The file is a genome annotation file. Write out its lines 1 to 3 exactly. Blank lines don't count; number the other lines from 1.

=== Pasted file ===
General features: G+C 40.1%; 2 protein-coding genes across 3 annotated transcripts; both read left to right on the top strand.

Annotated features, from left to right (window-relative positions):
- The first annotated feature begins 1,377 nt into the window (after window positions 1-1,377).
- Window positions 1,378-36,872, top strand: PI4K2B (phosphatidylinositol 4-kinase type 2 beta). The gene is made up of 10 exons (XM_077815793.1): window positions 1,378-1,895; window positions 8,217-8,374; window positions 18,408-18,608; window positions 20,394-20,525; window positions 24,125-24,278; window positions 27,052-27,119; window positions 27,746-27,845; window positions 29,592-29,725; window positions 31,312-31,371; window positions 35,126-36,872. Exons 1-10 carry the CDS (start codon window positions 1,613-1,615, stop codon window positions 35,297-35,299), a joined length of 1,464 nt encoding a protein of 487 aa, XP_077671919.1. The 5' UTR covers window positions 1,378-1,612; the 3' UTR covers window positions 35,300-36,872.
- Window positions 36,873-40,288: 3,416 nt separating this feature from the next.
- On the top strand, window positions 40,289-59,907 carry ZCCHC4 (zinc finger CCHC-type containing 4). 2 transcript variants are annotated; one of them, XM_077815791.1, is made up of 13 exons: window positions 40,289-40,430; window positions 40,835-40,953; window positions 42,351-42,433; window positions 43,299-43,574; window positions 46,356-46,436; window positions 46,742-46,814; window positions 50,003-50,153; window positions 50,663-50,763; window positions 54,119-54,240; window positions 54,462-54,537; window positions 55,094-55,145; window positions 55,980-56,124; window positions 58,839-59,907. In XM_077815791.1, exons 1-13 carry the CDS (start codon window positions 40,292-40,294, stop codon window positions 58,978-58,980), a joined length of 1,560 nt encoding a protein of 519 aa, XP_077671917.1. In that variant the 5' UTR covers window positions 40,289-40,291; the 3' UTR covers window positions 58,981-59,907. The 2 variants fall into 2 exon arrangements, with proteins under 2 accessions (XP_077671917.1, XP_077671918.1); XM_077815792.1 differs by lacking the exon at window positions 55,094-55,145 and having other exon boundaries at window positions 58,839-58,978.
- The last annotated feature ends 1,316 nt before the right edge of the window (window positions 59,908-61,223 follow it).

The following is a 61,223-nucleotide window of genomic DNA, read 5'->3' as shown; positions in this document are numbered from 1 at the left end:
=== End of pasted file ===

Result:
General features: G+C 40.1%; 2 protein-coding genes across 3 annotated transcripts; both read left to right on the top strand.

Annotated features, from left to right (window-relative positions):
- The first annotated feature begins 1,377 nt into the window (after window positions 1-1,377).